Osteoporosis

  • Medical Author:
    William C. Shiel Jr., MD, FACP, FACR

    Dr. Shiel received a Bachelor of Science degree with honors from the University of Notre Dame. There he was involved in research in radiation biology and received the Huisking Scholarship. After graduating from St. Louis University School of Medicine, he completed his Internal Medicine residency and Rheumatology fellowship at the University of California, Irvine. He is board-certified in Internal Medicine and Rheumatology.

  • Medical Editor: Catherine Burt Driver, MD
    Catherine Burt Driver, MD

    Catherine Burt Driver, MD

    Catherine Burt Driver, MD, is board certified in internal medicine and rheumatology by the American Board of Internal Medicine. Dr. Driver is a member of the American College of Rheumatology. She currently is in active practice in the field of rheumatology in Mission Viejo, Calif., where she is a partner in Mission Internal Medical Group.

View the Osteoporosis Slideshow Pictures

Quick GuideOsteoporosis Pictures Slideshow: Are Your Bones at Risk?

Osteoporosis Pictures Slideshow: Are Your Bones at Risk?

Choosing an osteoporosis medication

In choosing a medication for osteoporosis, a physician will consider all aspects of a patient's medical history as well as the severity of the osteoporosis.

If a postmenopausal woman has other menopausal symptoms such as hot flashes and vaginal dryness, HRT will be the proper choice for these menopausal symptoms as well as for the prevention of osteoporosis. After the menopausal symptoms have passed, some other nonestrogen prescription medication will be considered for the longer term.

If the prevention and treatment of osteoporosis is the only issue under consideration, then bisphosphonates such as alendronate, ibandronate, or risedronate are more effective than menopausal hormone therapy in preventing osteoporotic fractures and less likely to be associated with substantial adverse effects. So far, bisphosphonates are the most well-studied and effective category of prescription medication for treating postmenopausal osteoporosis.

A few serious esophageal conditions preclude the use of oral bisphosphonates, specifically esophageal stricture or achalasia. In these two conditions, it is likely that the bisphosphonate tablets will be retained in the esophagus and lead to esophageal inflammation, ulceration, and scarring. Caution often is advised for people with dysphagia (trouble swallowing) because the dysphagia may be a manifestation of a problem in the esophagus that will cause the bisphosphonate tablets to get stuck. Caution also is advised when there is gastritis, duodenitis, or ulcers because of the possibility that the bisphosphonate will aggravate the inflammation associated with these conditions. Any worsening of gastrointestinal symptoms should be reported immediately, but the vast majority of people tolerate bisphosphonates without symptoms when the prescribing directions are followed carefully. Fortunately, GERD or heartburn, which are common, are not reasons for withholding bisphosphonates but they are considered when selecting optimal treatment for an individual. Prescribing directions should be followed carefully. Moreover, intravenous bisphosphonates, such as zoledronate (Reclast) or injectable denosumab (Prolia), may be given to those with esophageal strictures, achalasia, dysphagia, or gastrointestinal side effects from oral bisphosphonates.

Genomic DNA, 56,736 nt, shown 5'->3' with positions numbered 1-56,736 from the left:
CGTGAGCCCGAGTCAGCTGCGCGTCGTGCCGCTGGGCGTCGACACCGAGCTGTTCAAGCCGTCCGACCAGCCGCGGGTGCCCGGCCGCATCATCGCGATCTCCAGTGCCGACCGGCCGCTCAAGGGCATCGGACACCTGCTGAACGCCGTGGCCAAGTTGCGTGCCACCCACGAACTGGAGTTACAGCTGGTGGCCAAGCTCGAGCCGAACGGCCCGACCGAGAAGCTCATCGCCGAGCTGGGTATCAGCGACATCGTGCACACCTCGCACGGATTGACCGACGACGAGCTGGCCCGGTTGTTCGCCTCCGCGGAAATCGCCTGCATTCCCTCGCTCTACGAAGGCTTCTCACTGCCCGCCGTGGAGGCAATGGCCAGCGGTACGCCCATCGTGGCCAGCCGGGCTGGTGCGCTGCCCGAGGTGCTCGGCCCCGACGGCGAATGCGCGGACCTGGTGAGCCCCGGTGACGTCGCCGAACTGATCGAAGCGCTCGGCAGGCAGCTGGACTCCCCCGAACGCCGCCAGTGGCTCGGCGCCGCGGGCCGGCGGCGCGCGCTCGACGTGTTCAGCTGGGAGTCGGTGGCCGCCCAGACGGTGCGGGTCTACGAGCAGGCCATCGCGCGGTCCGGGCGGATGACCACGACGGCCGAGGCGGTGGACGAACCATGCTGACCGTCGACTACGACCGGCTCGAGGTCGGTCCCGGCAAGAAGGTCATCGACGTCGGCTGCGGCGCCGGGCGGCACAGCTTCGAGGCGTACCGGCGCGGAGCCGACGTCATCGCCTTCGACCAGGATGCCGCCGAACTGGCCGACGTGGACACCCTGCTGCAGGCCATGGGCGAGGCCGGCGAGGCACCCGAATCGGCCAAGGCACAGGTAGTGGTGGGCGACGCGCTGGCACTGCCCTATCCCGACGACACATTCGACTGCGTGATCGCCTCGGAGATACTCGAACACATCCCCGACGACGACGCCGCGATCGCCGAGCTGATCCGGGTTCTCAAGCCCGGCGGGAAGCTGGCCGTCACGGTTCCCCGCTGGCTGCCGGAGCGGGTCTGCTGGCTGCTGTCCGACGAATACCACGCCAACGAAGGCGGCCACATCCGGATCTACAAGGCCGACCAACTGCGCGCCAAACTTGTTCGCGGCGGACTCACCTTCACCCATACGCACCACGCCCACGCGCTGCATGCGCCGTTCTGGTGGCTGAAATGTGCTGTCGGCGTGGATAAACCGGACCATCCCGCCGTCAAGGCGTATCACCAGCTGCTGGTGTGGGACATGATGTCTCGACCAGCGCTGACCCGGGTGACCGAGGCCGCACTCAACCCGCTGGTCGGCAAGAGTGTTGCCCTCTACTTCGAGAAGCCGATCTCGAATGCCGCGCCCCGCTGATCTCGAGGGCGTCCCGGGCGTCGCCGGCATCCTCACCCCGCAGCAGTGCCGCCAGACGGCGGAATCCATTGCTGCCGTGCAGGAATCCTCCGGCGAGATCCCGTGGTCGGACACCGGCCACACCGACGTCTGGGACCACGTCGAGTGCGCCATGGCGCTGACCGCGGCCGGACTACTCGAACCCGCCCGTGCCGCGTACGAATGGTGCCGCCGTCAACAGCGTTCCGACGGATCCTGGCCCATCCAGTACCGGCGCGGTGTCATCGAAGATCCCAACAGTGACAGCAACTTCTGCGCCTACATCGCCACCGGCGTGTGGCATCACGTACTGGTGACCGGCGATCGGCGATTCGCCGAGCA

In patients with GERD or who have symptoms of heartburn, risedronate may prove to cause less irritation to the esophagus than alendronate, but now intravenous bisphosphonates, such as zoledronate may be preferred.

Calcitonin is a weaker antiresorptive medication than bisphosphonates. It is reserved for patients who cannot take or will not consider taking other medications. Raloxifene also is a weaker medication for improving bone density or preventing fractures as compared to estrogen or bisphosphonates. In patients with moderate to severe osteoporosis, it is advisable to use the more potent antiresorptive medications (bisphosphonates). In addition, the safety and effectiveness of more than three years of raloxifene, or more than 24 months of teriparatide, have not been well studied.

Estrogen replacement and raloxifene differ in their side effects and also in their effects on cholesterol levels. For example, raloxifene does not raise the "good" HDL cholesterol but estrogen replacement does. Both estrogen and raloxifene lower the "bad" LDL cholesterol.

Medically Reviewed by a Doctor on 11/9/2015
VIEW PATIENT COMMENTS
  • Osteoporosis - Symptoms

    What were your symptoms at the onset of your osteoporosis?

    Post View 28 Comments
  • Osteoporosis - Treatment

    What kinds of treatment, including medication or supplements, have you tried for your osteoporosis?

    Post View 4 Comments
  • Osteoporosis - Share Your Experience

    Do you or a relative have osteoporosis? Please share your experience.

    Post View 1 Comment
  • Osteoporosis - Risk Factors and Causes

    Do you have any risk factors for osteoporosis? What are they?

    Post View 2 Comments
  • Osteoporosis - Lifestyle Changes

    What lifestyle changes (diet, exercise, quitting smoking or alcohol) have you made to manage your osteoporosis?

    Post View 1 Comment
  • Osteoporosis - Hormone Therapy Experience

    Have you been prescribed hormone therapy to treat your osteoporosis? What was your experience?

    Post
  • Osteoporosis - Medications

    What medications have been prescribed to treat your osteoporosis?

    Post View 3 Comments
  • Osteoporosis - Complications

    Have you had any complications related to your osteoporosis? If so, what were they?

    Post View 2 Comments

Health Solutions From Our Sponsors